A breach affecting Visa and MasterCard has been laid at the feet of payment processor Global Payments.
In a statement, Global Payments announced that it identified and reported unauthorised access to a portion of its processing system. Chairman and CEO Paul R. Garcia said: “In early March, the company determined card data may have been accessed. It immediately engaged external experts in information technology forensics and contacted federal law enforcement.
“The company promptly notified appropriate industry parties to allow them to minimise potential cardholder impact. The company is continuing its investigation into this matter.
“It is reassuring that our security processes detected an intrusion. It is crucial to understand that this incident does not involve our merchants or their relationships with their customers.”
Visa and MasterCard began investigating a major breach of credit-card numbers at a payment processor, with Visa saying it was "aware of a potential data compromise incident at a third-party entity affecting credit-card account information from all major card brands".
Neither card brand has named the compromised entity, but on Friday a Wall Street Journal story pinned the blame on Atlanta-based Global Payments. The report said some 50,000 cards were impacted, but security blogger Brian Krebs said the number could reach ten million.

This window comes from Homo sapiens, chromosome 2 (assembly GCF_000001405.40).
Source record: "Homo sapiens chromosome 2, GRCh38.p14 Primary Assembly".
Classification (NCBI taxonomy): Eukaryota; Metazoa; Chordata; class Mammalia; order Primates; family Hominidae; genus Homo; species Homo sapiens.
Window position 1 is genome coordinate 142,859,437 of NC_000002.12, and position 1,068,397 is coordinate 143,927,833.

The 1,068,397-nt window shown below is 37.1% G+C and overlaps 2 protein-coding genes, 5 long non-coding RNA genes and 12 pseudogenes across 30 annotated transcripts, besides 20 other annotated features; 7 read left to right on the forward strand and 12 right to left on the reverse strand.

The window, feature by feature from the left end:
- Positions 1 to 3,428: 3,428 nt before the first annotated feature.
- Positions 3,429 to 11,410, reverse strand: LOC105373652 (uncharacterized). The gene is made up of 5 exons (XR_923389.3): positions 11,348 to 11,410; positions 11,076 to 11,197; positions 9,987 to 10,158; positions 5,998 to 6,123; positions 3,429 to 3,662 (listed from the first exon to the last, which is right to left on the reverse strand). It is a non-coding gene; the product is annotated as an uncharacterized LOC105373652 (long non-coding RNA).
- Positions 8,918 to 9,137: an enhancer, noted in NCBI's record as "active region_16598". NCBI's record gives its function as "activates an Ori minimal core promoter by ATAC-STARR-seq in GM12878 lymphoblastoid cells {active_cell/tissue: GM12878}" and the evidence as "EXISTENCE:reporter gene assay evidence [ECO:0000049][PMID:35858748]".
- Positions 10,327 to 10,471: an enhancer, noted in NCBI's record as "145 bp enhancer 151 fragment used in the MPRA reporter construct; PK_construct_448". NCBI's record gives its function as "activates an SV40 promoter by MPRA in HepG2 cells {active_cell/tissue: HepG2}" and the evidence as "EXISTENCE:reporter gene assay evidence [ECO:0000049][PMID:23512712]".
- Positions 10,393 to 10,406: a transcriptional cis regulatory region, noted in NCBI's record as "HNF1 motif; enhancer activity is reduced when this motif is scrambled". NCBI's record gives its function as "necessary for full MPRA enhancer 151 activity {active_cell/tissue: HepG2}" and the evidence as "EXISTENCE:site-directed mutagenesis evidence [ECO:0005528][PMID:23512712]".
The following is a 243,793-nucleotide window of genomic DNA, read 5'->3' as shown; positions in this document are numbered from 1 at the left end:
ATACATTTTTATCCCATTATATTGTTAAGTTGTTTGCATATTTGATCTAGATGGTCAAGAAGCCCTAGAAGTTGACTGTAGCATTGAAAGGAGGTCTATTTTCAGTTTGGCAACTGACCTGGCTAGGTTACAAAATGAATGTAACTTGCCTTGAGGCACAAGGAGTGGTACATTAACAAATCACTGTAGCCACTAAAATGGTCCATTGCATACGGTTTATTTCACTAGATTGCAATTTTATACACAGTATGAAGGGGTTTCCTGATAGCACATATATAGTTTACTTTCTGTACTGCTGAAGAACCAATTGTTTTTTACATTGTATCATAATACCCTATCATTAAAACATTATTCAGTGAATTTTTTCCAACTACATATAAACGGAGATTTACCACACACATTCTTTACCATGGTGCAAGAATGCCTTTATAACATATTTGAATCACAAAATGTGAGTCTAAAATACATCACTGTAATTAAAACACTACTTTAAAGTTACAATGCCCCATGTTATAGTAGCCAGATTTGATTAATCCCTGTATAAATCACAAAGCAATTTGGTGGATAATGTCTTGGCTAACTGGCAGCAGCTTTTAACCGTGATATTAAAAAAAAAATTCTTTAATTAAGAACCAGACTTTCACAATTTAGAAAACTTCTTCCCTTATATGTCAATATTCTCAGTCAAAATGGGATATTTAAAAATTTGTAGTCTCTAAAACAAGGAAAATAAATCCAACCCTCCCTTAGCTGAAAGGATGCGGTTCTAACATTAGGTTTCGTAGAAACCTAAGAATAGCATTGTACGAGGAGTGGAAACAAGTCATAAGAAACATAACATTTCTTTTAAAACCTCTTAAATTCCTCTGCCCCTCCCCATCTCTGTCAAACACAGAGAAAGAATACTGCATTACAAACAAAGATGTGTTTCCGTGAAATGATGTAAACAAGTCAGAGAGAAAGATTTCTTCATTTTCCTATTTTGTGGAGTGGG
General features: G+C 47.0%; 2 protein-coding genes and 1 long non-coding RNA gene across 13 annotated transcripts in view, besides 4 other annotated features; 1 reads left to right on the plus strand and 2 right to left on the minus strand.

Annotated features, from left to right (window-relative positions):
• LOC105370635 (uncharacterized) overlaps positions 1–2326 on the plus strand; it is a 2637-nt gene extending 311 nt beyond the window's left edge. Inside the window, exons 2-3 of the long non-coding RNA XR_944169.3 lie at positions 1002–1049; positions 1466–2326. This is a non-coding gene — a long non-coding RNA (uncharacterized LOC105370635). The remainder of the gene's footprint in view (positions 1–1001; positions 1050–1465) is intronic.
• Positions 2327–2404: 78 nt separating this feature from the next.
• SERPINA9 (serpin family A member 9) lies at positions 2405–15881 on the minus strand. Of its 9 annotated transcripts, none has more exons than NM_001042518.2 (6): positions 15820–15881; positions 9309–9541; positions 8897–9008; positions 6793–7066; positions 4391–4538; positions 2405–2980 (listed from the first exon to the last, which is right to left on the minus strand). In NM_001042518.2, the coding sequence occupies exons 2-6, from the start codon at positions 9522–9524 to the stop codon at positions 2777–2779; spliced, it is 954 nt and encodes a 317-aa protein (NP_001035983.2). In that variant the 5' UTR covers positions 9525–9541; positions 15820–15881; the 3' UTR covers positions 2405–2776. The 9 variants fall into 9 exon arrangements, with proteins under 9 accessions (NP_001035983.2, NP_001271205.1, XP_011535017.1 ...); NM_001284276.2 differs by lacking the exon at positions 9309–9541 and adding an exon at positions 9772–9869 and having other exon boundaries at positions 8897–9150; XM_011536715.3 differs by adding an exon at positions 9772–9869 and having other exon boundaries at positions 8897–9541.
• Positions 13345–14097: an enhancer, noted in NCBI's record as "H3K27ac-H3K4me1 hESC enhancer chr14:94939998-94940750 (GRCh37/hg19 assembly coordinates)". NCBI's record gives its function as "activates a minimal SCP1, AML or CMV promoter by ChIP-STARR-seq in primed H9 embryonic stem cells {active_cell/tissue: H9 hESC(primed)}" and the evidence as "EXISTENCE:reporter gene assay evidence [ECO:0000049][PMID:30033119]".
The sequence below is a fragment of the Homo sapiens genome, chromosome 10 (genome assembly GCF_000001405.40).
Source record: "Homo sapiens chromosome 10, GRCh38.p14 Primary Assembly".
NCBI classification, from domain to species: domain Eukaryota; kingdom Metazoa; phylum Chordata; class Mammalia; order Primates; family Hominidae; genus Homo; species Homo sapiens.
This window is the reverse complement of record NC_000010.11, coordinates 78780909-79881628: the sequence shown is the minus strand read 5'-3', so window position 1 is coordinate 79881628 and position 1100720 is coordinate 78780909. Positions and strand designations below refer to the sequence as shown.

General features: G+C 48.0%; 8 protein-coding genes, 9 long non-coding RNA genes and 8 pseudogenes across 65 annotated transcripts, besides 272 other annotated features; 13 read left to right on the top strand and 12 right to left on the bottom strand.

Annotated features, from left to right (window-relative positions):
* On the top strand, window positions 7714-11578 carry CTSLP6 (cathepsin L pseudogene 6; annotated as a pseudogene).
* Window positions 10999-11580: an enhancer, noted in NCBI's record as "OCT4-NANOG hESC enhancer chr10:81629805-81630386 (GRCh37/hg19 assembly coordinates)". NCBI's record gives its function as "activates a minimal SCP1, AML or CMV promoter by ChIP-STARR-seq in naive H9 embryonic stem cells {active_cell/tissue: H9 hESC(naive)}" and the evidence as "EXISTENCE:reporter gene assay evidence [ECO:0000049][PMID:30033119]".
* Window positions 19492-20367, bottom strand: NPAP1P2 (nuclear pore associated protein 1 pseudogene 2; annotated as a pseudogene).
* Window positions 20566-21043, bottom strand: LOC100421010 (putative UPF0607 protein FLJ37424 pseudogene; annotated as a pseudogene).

Avivah Litan, vice-president and distinguished analyst at Gartner, told SC Magazine US that her sources within the payment industry have told her the breach was sustained by a New York City-based taxi cab and garage parking company, and was the work of a Central American gang.
A city Taxi and Limousine Commission spokesman, Allan Fromberg, told SC Magazine US that he wasn't aware of any breach, but said there were 65 so-called "medallion agents" who lease taxi cabs to drivers. They serve as merchants and contract with third parties to process cab fares that are paid with credit cards.
Visa, in its statement, said it was contacting "payment card issuers" with information about card numbers that may have been compromised.
Visa also pulled its seal of approval for the Visa also pulled its seal of approval for the taxi cab company, saying that the breach has affected less than 1.5 million accounts and that the incident is "contained".
Global Payments said that its investigation has revealed to date that Track 2 card data may have been stolen, but that cardholder names, addresses and social security numbers were not obtained by the criminals.